Sangguniang Panlalawigan – Wikipedia
Legislatures in Philippine provinces
Sangguniang Panlalawigan (abbreviated as SP; lit. ‘provincial council’), commonly known as the Provincial Board, are the legislatures in Philippine provinces. They are the legislative branches of the provinces, and their powers and responsibilities are defined by the Local Government Code of 1991. Along with the provincial governor, the executive branch of the province, they form the province’s government.
Members are either called “board members” (BM) or “Sangguniang Panlalawigan members” (SPM). In Tagalog-speaking provinces, they are informally called “bokal”.
During the early period of Spanish colonization, newly conquered areas were designated as encomiendas which were headed by an encomendero chosen by the Spanish from among the ranks of the powerful local nobles. Encomiendas were organized only for the purposes of collecting tribute that went in part to the Roman Catholic Church, the Spanish army, and to the Royal Treasury. Later on areas which were organized and given the designation of “province” (provincia) were led by an appointed alcalde who performed judicial, fiscal and executive functions. This system of government lasted for almost three hundred years until 1886 when a governor (gobernador) was first appointed in each of the eighteen existing provinces, relegating the alcalde to carry out only judicial functions.
American rule brought radical changes to the system of local government in the country. In 1901 the Philippine Commission enacted Act No. 83, known as the Provincial Government Act, which outlined the powers, responsibilities and composition of the provincial government. Each regularly organized province was provided a Provincial Board composed of three provincial officials: the governor, the treasurer, and a “third member” who in most cases was known as the supervisor. The governor in regularly organized provinces under civilian control were initially elected by municipal vice-presidents and councilors within the province through a convention held in the provincial capital every even-numbered year. As civil government took hold, the governorship was made elective. The composition of provincial boards were also later modified, with the treasurer and “third member” taken out and replaced by two members elected by popular vote. Not all provinces had the same type of government. Officials in specially organized provinces (those termed “Non-Christian provinces”) were appointed by the Governor-General with the approval of the Philippine Commission until legislation gradually brought each of them in line with regularly organized provinces, that by the time of independence in 1946 all provinces had largely similar governments.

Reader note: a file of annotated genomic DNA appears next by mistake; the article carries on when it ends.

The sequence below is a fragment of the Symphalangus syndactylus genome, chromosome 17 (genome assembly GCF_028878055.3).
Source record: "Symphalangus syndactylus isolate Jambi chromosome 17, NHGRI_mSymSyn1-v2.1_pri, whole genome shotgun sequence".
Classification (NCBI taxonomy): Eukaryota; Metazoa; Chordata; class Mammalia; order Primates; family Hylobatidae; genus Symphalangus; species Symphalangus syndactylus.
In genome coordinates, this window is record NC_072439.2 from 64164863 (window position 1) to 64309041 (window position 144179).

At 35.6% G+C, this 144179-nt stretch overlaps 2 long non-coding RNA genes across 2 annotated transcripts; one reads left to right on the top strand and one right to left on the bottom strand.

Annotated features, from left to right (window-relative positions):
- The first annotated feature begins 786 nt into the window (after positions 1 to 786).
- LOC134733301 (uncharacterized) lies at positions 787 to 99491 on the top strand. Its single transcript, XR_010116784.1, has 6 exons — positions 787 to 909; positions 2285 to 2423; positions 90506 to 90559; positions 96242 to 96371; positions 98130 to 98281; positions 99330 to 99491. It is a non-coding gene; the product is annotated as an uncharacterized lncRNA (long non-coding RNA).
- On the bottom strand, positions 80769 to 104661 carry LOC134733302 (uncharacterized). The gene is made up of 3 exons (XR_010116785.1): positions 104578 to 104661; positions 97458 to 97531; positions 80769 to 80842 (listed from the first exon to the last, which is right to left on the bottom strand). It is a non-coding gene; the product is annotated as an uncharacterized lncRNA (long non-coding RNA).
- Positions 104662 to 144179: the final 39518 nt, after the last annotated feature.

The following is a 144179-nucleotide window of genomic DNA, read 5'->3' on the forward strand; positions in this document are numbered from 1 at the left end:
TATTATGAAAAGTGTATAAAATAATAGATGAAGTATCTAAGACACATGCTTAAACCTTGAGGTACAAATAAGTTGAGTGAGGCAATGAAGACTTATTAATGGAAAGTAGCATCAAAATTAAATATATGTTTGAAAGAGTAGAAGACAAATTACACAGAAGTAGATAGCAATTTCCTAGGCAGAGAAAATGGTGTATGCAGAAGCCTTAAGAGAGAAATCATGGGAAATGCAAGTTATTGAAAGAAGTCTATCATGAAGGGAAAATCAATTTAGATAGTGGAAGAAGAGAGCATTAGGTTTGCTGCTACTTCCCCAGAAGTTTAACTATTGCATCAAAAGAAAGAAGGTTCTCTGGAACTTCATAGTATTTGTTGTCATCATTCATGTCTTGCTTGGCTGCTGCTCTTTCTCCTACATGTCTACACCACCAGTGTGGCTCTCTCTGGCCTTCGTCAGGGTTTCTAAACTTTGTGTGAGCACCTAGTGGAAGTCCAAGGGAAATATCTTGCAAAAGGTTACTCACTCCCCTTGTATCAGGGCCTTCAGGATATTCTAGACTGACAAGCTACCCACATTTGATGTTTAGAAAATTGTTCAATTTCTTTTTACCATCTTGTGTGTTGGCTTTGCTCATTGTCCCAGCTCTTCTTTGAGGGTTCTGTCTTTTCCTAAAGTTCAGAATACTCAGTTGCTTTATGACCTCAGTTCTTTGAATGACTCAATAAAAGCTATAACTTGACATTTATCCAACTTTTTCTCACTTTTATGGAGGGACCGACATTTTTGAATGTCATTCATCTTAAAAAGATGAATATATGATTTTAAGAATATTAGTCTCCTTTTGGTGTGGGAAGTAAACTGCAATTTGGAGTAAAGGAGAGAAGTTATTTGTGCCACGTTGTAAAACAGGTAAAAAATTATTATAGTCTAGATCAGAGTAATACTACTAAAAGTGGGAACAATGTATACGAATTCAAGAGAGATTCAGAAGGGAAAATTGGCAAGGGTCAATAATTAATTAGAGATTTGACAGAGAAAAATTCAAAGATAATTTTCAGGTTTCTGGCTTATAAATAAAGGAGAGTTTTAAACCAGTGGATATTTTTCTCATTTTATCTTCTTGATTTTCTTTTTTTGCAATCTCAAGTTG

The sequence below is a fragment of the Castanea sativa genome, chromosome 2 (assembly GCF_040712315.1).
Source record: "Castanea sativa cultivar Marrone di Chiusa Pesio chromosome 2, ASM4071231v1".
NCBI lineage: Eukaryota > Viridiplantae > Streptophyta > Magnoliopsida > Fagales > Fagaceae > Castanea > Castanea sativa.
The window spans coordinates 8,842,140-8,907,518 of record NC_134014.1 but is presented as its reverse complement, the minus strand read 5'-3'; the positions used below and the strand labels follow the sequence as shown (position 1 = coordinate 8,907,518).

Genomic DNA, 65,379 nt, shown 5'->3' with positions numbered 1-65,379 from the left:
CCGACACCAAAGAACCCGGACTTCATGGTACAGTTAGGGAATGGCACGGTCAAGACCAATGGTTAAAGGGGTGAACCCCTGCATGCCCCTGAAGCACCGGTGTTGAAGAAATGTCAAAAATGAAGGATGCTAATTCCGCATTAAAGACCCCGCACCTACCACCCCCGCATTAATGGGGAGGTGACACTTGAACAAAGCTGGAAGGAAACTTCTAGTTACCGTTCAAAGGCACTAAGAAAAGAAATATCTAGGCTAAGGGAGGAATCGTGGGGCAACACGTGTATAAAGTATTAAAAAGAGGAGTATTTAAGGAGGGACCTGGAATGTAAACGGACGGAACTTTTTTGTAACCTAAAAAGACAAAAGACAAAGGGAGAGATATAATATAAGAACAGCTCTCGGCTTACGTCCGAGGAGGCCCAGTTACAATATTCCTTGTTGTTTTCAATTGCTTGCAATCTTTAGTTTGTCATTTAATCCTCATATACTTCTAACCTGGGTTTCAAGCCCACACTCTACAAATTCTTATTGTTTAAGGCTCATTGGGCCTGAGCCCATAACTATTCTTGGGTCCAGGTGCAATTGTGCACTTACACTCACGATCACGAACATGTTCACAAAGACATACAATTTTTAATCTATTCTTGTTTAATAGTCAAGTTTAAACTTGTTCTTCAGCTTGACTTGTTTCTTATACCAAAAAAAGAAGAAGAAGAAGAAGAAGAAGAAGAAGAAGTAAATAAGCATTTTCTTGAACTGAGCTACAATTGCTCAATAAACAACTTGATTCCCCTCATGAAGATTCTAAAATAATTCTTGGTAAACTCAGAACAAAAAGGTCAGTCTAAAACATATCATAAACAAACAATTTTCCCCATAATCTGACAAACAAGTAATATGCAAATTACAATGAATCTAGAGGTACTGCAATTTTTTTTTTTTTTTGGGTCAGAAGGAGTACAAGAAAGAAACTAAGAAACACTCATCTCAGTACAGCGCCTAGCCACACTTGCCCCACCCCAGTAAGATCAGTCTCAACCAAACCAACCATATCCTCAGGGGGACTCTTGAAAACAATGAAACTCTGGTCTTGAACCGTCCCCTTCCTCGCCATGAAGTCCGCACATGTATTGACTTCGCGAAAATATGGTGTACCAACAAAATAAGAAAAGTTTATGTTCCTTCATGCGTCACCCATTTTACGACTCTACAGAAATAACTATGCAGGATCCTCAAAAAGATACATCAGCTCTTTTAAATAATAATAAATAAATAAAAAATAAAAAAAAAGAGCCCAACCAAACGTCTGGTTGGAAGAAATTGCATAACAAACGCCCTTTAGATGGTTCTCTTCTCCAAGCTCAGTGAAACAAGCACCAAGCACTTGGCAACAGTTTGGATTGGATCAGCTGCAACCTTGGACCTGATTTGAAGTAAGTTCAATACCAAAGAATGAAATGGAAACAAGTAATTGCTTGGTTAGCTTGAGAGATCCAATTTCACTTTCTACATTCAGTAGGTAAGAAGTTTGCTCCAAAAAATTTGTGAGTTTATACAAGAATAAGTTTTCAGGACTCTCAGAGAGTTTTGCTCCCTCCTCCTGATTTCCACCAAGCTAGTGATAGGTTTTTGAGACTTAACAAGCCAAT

The passage of Republic Act No. 2264 (the “Local Autonomy Act”) on June 19, 1959 not only granted greater autonomy to local governments, but also expanded the composition of the Provincial Board by creating a new elective office, the vice-governorship, as well as providing for provinces of the first, second and third income class to have one additional elected board member. However, the Board still had limited real legislative powers, as the provincial government was merely serving as an extension of national government. Republic Act No. 5185 was enacted in 1967 with the intention of decentralizing authority and further empowering local governments to address the needs of their constituents more effectively.